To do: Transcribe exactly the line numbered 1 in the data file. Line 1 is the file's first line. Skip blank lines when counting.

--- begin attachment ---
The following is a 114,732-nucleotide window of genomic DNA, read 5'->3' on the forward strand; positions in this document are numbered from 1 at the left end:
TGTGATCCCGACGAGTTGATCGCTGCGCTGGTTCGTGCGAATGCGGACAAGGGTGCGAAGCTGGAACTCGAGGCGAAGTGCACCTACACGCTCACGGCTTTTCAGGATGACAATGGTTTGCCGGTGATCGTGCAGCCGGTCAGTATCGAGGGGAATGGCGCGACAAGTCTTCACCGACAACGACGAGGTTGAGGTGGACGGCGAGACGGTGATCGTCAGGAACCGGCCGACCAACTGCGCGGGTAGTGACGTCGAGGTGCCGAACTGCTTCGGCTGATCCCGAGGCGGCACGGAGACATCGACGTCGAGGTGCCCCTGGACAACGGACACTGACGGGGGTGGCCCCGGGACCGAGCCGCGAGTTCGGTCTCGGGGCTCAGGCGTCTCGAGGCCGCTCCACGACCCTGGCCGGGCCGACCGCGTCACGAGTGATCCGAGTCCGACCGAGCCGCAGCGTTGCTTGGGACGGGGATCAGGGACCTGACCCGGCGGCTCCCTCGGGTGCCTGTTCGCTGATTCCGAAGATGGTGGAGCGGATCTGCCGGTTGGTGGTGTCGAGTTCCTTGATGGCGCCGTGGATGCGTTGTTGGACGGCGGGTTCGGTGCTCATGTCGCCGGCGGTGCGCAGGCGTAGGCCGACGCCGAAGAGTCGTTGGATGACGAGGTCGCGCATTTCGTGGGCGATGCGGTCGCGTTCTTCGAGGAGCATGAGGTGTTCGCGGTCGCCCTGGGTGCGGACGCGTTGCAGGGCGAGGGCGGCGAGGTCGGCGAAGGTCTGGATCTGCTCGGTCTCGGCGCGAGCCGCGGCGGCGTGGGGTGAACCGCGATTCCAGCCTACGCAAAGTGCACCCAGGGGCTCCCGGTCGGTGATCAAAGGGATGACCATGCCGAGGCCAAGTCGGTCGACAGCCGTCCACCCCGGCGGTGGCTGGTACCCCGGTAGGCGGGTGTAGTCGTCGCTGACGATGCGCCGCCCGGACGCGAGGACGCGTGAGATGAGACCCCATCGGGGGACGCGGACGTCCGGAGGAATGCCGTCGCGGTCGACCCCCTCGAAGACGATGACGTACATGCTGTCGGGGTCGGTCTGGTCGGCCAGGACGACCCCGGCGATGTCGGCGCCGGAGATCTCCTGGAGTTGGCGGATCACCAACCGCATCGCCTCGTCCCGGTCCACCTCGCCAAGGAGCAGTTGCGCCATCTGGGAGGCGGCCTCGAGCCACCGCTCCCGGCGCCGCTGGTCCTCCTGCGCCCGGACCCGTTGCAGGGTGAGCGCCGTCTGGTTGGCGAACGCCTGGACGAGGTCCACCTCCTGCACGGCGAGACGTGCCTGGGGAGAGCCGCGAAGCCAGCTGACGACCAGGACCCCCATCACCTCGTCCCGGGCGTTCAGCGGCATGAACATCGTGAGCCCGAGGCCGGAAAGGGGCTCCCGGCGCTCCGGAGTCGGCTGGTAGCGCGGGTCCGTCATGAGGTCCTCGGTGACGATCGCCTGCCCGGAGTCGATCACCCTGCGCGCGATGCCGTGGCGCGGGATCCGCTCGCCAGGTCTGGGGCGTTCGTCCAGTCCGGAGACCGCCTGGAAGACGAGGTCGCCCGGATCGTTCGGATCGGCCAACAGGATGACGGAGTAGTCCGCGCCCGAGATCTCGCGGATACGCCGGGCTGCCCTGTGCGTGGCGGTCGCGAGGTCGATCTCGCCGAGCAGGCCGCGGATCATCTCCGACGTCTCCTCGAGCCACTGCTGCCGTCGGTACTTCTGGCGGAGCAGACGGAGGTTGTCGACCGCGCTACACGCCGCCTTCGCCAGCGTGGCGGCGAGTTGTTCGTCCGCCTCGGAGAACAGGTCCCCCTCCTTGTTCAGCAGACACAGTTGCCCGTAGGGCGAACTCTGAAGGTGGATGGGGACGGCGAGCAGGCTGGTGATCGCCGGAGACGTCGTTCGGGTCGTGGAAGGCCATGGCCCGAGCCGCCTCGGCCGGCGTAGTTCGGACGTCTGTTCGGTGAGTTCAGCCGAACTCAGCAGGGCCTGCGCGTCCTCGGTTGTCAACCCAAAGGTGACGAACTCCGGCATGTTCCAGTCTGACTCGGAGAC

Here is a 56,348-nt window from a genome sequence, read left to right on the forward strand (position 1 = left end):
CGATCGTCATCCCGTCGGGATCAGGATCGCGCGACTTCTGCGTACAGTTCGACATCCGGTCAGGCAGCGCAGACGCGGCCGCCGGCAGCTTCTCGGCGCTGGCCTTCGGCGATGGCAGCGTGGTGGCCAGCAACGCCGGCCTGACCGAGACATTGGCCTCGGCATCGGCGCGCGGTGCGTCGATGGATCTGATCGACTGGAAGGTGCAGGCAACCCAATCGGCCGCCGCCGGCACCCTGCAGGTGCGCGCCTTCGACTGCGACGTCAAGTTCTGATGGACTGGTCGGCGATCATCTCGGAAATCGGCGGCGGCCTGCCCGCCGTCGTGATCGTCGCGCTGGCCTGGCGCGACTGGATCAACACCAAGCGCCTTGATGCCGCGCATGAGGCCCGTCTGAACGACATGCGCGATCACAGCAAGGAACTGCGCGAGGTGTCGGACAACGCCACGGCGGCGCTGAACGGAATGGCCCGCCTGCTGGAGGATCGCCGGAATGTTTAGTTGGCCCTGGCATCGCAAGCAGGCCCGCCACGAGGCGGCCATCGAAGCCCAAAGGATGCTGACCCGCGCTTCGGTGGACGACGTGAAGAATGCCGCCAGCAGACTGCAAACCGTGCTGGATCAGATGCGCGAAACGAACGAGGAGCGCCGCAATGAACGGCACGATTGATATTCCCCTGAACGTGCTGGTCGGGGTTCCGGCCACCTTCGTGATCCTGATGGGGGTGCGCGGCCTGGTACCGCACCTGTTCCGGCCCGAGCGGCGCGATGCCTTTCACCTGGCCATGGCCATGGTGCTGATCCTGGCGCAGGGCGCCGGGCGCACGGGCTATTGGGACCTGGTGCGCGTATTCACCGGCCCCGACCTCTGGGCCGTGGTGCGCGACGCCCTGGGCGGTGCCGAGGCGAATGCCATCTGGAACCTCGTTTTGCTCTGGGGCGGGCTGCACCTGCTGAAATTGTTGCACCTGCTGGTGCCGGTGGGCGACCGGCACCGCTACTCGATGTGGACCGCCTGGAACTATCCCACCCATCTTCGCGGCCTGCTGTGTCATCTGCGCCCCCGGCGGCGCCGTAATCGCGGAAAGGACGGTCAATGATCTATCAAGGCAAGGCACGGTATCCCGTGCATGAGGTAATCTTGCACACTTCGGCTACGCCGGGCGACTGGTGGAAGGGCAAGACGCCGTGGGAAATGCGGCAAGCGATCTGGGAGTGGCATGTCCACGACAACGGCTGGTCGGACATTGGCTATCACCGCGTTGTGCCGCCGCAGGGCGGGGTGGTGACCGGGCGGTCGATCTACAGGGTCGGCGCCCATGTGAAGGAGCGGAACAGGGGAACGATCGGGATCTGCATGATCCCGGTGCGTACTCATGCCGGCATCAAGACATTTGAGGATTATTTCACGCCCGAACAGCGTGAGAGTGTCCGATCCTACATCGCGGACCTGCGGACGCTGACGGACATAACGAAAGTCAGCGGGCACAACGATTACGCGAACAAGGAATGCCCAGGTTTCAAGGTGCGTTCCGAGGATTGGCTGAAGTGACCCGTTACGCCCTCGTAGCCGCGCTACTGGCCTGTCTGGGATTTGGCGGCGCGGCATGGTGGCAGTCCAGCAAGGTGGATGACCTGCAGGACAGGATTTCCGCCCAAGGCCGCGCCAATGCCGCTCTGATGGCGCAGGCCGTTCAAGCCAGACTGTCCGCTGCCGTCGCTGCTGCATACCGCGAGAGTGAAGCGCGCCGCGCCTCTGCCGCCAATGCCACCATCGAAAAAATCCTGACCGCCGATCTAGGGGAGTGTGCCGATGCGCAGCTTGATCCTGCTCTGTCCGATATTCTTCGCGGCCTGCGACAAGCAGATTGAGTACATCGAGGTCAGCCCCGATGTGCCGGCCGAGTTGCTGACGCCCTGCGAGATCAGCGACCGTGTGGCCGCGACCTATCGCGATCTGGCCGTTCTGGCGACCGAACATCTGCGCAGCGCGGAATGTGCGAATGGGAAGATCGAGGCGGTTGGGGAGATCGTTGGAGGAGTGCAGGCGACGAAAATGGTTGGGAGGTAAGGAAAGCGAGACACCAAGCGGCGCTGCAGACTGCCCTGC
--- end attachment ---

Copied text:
The following is a 114,732-nucleotide window of genomic DNA, read 5'->3' on the forward strand; positions in this document are numbered from 1 at the left end: